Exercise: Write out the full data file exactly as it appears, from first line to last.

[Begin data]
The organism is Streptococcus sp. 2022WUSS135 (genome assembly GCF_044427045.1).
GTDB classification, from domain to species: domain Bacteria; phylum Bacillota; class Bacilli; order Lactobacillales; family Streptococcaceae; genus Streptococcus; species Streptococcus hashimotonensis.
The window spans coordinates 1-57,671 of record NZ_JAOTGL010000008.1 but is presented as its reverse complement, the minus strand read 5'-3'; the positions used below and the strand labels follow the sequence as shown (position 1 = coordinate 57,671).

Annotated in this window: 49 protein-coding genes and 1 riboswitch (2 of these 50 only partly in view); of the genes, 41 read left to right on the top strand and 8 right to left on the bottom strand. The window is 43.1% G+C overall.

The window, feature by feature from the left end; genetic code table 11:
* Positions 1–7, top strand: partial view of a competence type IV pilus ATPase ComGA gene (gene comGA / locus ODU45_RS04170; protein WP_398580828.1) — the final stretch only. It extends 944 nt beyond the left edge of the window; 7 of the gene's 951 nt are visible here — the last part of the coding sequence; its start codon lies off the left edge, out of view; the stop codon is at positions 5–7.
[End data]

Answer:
The organism is Streptococcus sp. 2022WUSS135 (genome assembly GCF_044427045.1).
GTDB classification, from domain to species: domain Bacteria; phylum Bacillota; class Bacilli; order Lactobacillales; family Streptococcaceae; genus Streptococcus; species Streptococcus hashimotonensis.
The window spans coordinates 1-57,671 of record NZ_JAOTGL010000008.1 but is presented as its reverse complement, the minus strand read 5'-3'; the positions used below and the strand labels follow the sequence as shown (position 1 = coordinate 57,671).

Annotated in this window: 49 protein-coding genes and 1 riboswitch (2 of these 50 only partly in view); of the genes, 41 read left to right on the top strand and 8 right to left on the bottom strand. The window is 43.1% G+C overall.

The window, feature by feature from the left end; genetic code table 11:
* Positions 1–7, top strand: partial view of a competence type IV pilus ATPase ComGA gene (gene comGA / locus ODU45_RS04170; protein WP_398580828.1) — the final stretch only. It extends 944 nt beyond the left edge of the window; 7 of the gene's 951 nt are visible here — the last part of the coding sequence; its start codon lies off the left edge, out of view; the stop codon is at positions 5–7.